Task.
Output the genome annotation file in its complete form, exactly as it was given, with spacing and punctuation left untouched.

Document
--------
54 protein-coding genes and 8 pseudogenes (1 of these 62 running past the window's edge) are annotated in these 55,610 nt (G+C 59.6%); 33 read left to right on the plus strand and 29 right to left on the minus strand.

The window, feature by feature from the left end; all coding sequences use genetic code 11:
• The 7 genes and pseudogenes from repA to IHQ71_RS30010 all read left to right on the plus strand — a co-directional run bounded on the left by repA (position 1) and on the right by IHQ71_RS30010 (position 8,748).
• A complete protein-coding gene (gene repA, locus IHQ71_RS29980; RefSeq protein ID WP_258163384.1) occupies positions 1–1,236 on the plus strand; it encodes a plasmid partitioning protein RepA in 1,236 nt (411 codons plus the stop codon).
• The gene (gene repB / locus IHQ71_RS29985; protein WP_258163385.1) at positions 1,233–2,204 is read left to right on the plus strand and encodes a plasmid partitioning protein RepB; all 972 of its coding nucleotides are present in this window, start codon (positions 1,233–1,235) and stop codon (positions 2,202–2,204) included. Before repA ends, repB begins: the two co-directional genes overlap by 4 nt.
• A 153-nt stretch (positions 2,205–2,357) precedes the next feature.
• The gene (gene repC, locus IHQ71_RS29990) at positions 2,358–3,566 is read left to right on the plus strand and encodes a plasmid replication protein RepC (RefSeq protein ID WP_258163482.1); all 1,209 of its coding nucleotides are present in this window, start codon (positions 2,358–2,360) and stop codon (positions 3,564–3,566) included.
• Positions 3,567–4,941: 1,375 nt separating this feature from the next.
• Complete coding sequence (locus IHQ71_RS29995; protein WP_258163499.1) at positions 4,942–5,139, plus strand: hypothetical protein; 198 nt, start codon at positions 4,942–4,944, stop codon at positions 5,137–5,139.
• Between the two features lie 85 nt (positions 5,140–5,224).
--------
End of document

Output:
54 protein-coding genes and 8 pseudogenes (1 of these 62 running past the window's edge) are annotated in these 55,610 nt (G+C 59.6%); 33 read left to right on the plus strand and 29 right to left on the minus strand.

The window, feature by feature from the left end; all coding sequences use genetic code 11:
• The 7 genes and pseudogenes from repA to IHQ71_RS30010 all read left to right on the plus strand — a co-directional run bounded on the left by repA (position 1) and on the right by IHQ71_RS30010 (position 8,748).
• A complete protein-coding gene (gene repA, locus IHQ71_RS29980; RefSeq protein ID WP_258163384.1) occupies positions 1–1,236 on the plus strand; it encodes a plasmid partitioning protein RepA in 1,236 nt (411 codons plus the stop codon).
• The gene (gene repB / locus IHQ71_RS29985; protein WP_258163385.1) at positions 1,233–2,204 is read left to right on the plus strand and encodes a plasmid partitioning protein RepB; all 972 of its coding nucleotides are present in this window, start codon (positions 1,233–1,235) and stop codon (positions 2,202–2,204) included. Before repA ends, repB begins: the two co-directional genes overlap by 4 nt.
• A 153-nt stretch (positions 2,205–2,357) precedes the next feature.
• The gene (gene repC, locus IHQ71_RS29990) at positions 2,358–3,566 is read left to right on the plus strand and encodes a plasmid replication protein RepC (RefSeq protein ID WP_258163482.1); all 1,209 of its coding nucleotides are present in this window, start codon (positions 2,358–2,360) and stop codon (positions 3,564–3,566) included.
• Positions 3,567–4,941: 1,375 nt separating this feature from the next.
• Complete coding sequence (locus IHQ71_RS29995; protein WP_258163499.1) at positions 4,942–5,139, plus strand: hypothetical protein; 198 nt, start codon at positions 4,942–4,944, stop codon at positions 5,137–5,139.
• Between the two features lie 85 nt (positions 5,140–5,224).